New Manafort indictment alleges secret payments to European politicians

A new indictment has been unsealed in special counsel Robert MuellerRobert Swan MuellerSasse: US should applaud choice of Mueller to lead Russia probe MORE’s criminal case against former Trump campaign chairman Paul ManafortPaul John ManafortFederal judge considers setting ex-Obama counsel's trial for August: reports Juan Williams: The high price of working for Trump Ex-Obama counsel pleads not guilty to charges tied to Ukraine lobbying MORE.

The indictment was filed in mid-February and unsealed Friday, shortly after former Trump campaign aide Richard Gates pleaded guilty as part of Mueller’s sprawling investigation into Russian interference in the 2016 presidential election. 

The latest indictment accuses Manafort, with Gates’s help, of secretly retaining a group of former senior European politicians to take positions that were favorable to Ukraine as part of their illegal lobbying work for Kiev’s government. That work included lobbying in the United States.

“Although the former politicians would appear to be providing their independent assessments of Government of Ukraine actions, in fact they were paid lobbyists for Ukraine,” the indictment says. 

Manafort wired more than $2 million from his offshore accounts to pay these former politicians, the indictment alleges. 

The indictment also contains several details about financial-related charges leveled against Manafort that were previously public. The charges are related to the work Manafort and Gates did on behalf of pro-Russian Ukrainian oligarch Viktor Yanukovych.

The indictment alleges that Manafort and Gates concealed their scheme to avoid registering as a foreign agent in the United States by providing a “false and misleading” statement to two unnamed lobbying firms they retained. They allegedly stated that the European organization they worked with in their lobbying work was not linked or funded in any way by a foreign government.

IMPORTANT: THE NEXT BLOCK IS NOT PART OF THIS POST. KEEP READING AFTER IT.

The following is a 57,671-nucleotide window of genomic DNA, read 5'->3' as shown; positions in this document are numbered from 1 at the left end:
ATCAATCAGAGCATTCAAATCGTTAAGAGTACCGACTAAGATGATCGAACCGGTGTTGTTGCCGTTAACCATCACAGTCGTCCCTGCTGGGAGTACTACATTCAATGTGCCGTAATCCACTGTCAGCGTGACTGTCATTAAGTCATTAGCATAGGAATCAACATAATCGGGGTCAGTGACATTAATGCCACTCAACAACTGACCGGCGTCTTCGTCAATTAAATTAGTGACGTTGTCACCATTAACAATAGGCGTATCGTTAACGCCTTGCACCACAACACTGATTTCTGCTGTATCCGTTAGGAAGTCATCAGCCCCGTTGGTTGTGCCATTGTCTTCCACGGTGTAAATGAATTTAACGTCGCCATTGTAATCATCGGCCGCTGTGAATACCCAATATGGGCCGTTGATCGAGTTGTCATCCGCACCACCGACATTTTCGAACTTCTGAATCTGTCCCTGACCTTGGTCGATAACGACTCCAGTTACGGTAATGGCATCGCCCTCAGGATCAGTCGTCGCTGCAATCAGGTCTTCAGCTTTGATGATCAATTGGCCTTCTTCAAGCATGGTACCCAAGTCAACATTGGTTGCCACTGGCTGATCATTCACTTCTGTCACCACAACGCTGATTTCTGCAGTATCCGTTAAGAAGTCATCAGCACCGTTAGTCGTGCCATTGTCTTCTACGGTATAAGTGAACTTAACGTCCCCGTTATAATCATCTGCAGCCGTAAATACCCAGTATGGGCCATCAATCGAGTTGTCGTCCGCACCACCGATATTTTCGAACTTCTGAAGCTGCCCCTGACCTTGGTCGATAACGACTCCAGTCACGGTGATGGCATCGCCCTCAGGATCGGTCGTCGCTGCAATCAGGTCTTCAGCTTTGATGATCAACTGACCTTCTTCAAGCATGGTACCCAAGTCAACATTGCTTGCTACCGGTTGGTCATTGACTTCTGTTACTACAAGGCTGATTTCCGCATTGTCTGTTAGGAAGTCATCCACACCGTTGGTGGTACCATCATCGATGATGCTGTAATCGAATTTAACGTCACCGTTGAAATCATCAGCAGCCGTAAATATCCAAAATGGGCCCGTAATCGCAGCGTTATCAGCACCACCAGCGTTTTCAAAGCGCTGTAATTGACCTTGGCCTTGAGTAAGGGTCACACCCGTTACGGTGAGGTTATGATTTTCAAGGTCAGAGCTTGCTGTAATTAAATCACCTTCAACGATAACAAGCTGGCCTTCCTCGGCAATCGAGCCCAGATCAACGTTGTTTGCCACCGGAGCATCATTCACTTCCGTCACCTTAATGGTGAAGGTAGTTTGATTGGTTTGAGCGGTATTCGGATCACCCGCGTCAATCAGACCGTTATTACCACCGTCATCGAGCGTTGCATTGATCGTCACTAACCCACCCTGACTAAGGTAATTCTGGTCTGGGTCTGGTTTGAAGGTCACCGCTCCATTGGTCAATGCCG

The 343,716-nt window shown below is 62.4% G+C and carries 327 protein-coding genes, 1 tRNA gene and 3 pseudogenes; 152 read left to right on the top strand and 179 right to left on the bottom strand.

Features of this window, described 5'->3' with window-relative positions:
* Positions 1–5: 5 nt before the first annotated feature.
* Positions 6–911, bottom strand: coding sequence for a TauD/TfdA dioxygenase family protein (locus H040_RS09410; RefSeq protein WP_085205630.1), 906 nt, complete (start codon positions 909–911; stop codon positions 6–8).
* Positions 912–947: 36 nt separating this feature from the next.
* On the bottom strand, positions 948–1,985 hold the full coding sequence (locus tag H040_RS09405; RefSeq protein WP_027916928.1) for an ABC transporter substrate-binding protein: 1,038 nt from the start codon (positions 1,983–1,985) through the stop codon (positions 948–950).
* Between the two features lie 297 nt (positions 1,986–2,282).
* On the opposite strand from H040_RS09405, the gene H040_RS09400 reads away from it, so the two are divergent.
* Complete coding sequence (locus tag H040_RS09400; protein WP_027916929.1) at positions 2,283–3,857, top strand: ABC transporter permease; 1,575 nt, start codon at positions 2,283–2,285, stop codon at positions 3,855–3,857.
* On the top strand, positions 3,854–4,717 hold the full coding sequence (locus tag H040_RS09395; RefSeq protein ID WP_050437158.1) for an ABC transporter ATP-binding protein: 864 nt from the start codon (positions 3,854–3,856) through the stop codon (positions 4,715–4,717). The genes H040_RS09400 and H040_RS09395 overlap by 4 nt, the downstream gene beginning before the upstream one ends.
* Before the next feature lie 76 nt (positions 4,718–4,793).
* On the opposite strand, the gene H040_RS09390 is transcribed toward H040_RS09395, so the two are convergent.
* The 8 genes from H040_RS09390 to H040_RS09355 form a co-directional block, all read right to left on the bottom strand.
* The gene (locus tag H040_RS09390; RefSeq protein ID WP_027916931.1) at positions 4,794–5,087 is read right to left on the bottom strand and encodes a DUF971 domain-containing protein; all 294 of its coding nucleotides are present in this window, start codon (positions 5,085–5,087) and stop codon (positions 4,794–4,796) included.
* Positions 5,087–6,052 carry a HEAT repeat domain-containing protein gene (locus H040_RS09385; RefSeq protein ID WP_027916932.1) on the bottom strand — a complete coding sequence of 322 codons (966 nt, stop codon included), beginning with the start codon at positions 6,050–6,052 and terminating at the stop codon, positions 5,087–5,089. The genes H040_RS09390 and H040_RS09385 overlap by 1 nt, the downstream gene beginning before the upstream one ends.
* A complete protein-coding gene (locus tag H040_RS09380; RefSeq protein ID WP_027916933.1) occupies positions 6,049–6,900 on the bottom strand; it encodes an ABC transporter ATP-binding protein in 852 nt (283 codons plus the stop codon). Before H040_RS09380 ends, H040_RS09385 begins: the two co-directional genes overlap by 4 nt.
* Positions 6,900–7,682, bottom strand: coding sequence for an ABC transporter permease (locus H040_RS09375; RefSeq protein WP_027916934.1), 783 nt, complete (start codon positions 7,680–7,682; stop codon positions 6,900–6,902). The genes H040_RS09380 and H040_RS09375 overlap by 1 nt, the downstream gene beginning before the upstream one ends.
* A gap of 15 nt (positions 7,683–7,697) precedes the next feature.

The organization, known as the European Centre for a Modern Ukraine, “was created in or about 2012 in Belgium as a mouthpiece for Yanukovych and the Party of Regions,” his political party, the indictment says.

The U.S. lobbying firms hired by Manafort and Gates, identified only as Company A and Company B, are widely reported to be the Podesta Group and Mercury Public Affairs.

On Friday, Gates pleaded guilty in federal court in Washington, D.C., to one count of conspiracy against the United States and one count of lying to FBI agents investigating Russian interference. His guilty plea paves the way for his cooperation in Mueller’s probe.

Manafort and Gates initially pleaded not guilty to Mueller’s first round of charges in October.

The new indictment removes charges against Gates. It accuses Manafort on five counts: conspiracy against the United States; conspiracy to launder money; failing to register as a foreign agent; making false and misleading statements related to the Foreign Agent Registration Act, or FARA; and making false statements to U.S. officials. 

Manafort has maintained his innocence and on Friday expressed disbelief in Gates's guilty plea.

"I had hoped and expected my business colleague would have had the strength to continue the battle to prove our innocence. For reasons yet to surface he chose to do otherwise. This does not alter my commitment to defend myself against the untrue piled up charges contained in the indictments against me,” Manafort said.